For those grieving someone who was a big sports fan, that person’s absence is felt very strongly during major events like the Super Bowl. Grief triggers are abundant. Like an empty chair at a kitchen table during a holiday, an empty armchair during an Eagles game puts the immeasurable loss in full focus.
ASD Family-Member Owner and Treasurer, Kathy Kelley, shares, “My good friend’s husband passed away suddenly this past spring. He was a die-hard Eagles Fan. Yesterday afternoon my girlfriend reached out to our close group of friends and said, ‘Feeling so emotional this Super Bowl Sunday. It’s actually worse than Christmas. Missing him so much.’ We all shared the people we had in heaven that would be watching right along with us. Today, she plans to bring Eagles’ balloons to his gravesite.”
This feeling is echoed by many Eagles fans who dedicated last night’s win to someone who couldn’t be there to see it. An article for the Philly Voice published this week interviewed Gianna DeMedio, a young woman who recently lost her father and was inspired to speak out about his passion for the team and the complicated feelings she experienced watching the 2017 Eagles’ season.
“I was approached by so many people who could share a similar story,” DeMedio stated. “I was surprised at how passionate people were when they talked to me about it. Someone came up to me and said, 'I didn't even know I cared about the Eagles until my grandfather passed away and I couldn't watch the game with him.'"
The article goes on to explain how DeMedio feels convinced her father is living on in a spirit world by the fact that she can feel him so closely while watching the Eagles games. This feeling is what makes watching the Eagles so emotional for so many fans – it is bittersweet and difficult to describe—to be so happy and so melancholy at the same time. The long road to our overdue victory is what makes this win so impactful. There are so many memories to draw from of us waiting for this day to arrive.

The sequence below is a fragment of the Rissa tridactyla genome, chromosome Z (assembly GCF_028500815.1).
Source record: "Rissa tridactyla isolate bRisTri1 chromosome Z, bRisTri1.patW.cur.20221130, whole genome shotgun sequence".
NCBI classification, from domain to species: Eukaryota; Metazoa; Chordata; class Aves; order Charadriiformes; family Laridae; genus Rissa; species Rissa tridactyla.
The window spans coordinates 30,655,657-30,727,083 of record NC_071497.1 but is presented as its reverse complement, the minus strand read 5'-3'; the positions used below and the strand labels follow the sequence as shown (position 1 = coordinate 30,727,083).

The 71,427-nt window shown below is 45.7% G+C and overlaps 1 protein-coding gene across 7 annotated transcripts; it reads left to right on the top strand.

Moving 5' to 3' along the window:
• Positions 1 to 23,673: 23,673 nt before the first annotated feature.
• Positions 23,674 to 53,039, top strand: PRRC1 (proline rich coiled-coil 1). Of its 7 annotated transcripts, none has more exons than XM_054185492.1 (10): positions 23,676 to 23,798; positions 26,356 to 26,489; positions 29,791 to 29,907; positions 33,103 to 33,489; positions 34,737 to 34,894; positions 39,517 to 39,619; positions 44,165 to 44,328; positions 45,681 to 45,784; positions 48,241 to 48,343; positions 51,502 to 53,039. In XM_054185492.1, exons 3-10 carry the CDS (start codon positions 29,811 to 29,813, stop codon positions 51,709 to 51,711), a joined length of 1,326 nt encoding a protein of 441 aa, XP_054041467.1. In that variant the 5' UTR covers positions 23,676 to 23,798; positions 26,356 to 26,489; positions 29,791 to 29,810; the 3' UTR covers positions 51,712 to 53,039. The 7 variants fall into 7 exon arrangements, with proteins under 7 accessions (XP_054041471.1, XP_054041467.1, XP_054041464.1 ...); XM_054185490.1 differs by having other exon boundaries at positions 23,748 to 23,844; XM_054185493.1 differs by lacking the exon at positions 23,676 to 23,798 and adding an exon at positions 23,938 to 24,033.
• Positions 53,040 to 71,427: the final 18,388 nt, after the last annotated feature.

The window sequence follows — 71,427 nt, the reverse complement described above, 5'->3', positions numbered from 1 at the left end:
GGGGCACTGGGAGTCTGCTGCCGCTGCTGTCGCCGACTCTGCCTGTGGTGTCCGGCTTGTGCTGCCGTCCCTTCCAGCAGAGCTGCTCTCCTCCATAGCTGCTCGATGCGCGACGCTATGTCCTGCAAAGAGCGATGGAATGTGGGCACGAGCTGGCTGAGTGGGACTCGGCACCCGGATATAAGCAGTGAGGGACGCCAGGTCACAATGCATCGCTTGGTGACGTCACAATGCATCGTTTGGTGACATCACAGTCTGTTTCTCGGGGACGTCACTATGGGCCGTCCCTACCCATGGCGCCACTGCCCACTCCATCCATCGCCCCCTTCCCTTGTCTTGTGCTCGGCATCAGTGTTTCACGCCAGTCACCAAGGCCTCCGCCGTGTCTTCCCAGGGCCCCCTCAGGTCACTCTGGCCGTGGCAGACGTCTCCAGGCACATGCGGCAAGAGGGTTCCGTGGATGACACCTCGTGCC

For a lot of years, it was difficult to keep that green light shining. With so many close calls and near victories snatched away, most fan bases would have disappeared. Generations have come and gone without ever knowing an Eagles victory. Yet, the unwavering devotion has endured, despite years of let downs, because of the unifying spirit of Philadelphia sports culture. That “we’re all in this together” mindset has helped divided families to become reunited and distant strangers to become instant friends.
So what does it mean to bleed green? It means that the Eagles are in your blood and a part of your DNA, no matter if you’re in Philadelphia, on the other side of the country, or deceased. An Eagles fan may pass away, but their love for the team flies on forever in those they leave behind.
Fly Eagles Fly!
About The Author
Jess Fowler is a Public Relations Specialist and Staff Writer who has been a part of the ASD team since 2003. Jess manages ASD's company blog and has been published in several funeral trade magazines. She has written articles on a variety of subjects including communication, business planning, technology, marketing and funeral trends. You can contact Jess directly at Jess.Fowler@myASD.com